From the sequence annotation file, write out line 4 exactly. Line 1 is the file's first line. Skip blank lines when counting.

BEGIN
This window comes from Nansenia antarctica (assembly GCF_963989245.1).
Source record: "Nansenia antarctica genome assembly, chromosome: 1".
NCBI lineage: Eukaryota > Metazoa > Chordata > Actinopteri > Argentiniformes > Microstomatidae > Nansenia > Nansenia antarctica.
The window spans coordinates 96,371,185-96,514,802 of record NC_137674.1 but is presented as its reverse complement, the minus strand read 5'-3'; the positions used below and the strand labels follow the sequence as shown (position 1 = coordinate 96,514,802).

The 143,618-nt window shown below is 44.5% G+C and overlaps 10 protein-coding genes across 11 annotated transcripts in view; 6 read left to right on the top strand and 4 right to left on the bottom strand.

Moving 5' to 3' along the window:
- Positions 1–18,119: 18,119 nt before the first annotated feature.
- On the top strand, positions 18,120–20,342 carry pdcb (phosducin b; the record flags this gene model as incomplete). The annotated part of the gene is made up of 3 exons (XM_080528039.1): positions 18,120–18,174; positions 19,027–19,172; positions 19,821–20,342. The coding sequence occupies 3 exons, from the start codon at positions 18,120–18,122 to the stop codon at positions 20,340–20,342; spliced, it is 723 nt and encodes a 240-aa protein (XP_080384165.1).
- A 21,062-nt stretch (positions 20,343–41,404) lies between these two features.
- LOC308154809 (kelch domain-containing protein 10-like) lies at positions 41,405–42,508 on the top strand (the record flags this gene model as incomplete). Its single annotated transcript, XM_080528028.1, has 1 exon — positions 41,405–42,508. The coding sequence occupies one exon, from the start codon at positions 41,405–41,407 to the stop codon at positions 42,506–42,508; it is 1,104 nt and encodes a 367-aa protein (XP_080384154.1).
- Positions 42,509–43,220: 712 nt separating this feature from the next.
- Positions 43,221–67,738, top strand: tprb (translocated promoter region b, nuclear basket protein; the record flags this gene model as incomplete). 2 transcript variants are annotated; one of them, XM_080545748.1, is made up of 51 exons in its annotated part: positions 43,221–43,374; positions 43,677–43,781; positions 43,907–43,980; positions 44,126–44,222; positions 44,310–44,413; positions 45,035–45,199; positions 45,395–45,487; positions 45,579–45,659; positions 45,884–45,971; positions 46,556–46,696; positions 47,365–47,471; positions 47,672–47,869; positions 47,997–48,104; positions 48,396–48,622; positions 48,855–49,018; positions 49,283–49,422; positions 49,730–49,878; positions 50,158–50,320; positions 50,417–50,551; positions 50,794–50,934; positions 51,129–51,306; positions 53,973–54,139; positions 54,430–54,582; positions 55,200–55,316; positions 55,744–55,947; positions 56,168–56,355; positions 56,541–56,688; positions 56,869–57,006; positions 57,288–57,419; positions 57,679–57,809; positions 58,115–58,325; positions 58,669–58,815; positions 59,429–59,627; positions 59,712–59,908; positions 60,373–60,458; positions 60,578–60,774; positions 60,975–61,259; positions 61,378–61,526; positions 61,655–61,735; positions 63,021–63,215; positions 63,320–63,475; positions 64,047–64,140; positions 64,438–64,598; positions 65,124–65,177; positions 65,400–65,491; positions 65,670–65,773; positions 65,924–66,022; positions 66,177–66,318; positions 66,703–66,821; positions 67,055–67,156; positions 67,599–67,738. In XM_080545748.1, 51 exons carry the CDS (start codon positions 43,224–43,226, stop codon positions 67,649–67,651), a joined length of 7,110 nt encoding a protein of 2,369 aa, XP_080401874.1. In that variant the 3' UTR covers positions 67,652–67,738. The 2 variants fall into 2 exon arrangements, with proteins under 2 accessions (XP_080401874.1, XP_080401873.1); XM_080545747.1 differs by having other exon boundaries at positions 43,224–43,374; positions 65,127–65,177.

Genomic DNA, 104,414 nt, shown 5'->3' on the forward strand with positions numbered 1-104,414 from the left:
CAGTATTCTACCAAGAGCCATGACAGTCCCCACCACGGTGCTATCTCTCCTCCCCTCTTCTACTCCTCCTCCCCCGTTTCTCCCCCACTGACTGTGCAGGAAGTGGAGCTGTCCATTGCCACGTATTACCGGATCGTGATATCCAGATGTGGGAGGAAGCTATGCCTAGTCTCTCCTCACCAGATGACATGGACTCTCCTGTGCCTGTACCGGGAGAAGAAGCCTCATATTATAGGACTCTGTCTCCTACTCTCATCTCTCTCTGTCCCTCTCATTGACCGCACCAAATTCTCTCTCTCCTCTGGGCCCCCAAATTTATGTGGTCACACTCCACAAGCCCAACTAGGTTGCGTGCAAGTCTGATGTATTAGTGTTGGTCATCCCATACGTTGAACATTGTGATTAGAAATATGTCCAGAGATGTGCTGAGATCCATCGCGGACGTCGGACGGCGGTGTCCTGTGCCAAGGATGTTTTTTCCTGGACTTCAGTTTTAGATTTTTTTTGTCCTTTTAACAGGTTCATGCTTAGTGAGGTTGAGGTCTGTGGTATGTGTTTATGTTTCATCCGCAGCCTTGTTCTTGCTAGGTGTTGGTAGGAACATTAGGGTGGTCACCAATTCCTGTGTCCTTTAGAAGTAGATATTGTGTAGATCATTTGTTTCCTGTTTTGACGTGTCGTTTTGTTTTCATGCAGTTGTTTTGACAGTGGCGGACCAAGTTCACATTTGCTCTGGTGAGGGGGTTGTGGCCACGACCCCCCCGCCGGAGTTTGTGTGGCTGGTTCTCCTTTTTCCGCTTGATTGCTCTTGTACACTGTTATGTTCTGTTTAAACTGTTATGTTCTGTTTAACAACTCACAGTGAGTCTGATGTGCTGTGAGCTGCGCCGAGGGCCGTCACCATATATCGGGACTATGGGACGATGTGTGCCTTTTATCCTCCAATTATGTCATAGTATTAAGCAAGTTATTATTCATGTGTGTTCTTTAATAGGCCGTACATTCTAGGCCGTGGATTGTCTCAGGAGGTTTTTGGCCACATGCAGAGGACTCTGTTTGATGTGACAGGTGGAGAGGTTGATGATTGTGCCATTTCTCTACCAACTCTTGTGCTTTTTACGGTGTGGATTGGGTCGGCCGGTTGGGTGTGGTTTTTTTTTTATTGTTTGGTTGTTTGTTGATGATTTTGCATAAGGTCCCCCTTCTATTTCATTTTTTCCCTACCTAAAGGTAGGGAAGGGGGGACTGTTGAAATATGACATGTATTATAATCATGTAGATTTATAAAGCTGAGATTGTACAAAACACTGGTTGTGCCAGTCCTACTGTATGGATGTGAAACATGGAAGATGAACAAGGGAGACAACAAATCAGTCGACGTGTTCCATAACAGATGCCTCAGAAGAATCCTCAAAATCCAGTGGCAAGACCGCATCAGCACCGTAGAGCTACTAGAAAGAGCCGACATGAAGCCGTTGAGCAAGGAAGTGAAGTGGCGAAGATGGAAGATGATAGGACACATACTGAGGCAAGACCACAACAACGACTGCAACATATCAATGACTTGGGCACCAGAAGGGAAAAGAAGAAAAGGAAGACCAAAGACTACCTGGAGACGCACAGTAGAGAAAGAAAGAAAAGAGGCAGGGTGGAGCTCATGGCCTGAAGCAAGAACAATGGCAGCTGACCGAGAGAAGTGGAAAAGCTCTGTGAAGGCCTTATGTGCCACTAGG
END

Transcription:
The window spans coordinates 96,371,185-96,514,802 of record NC_137674.1 but is presented as its reverse complement, the minus strand read 5'-3'; the positions used below and the strand labels follow the sequence as shown (position 1 = coordinate 96,514,802).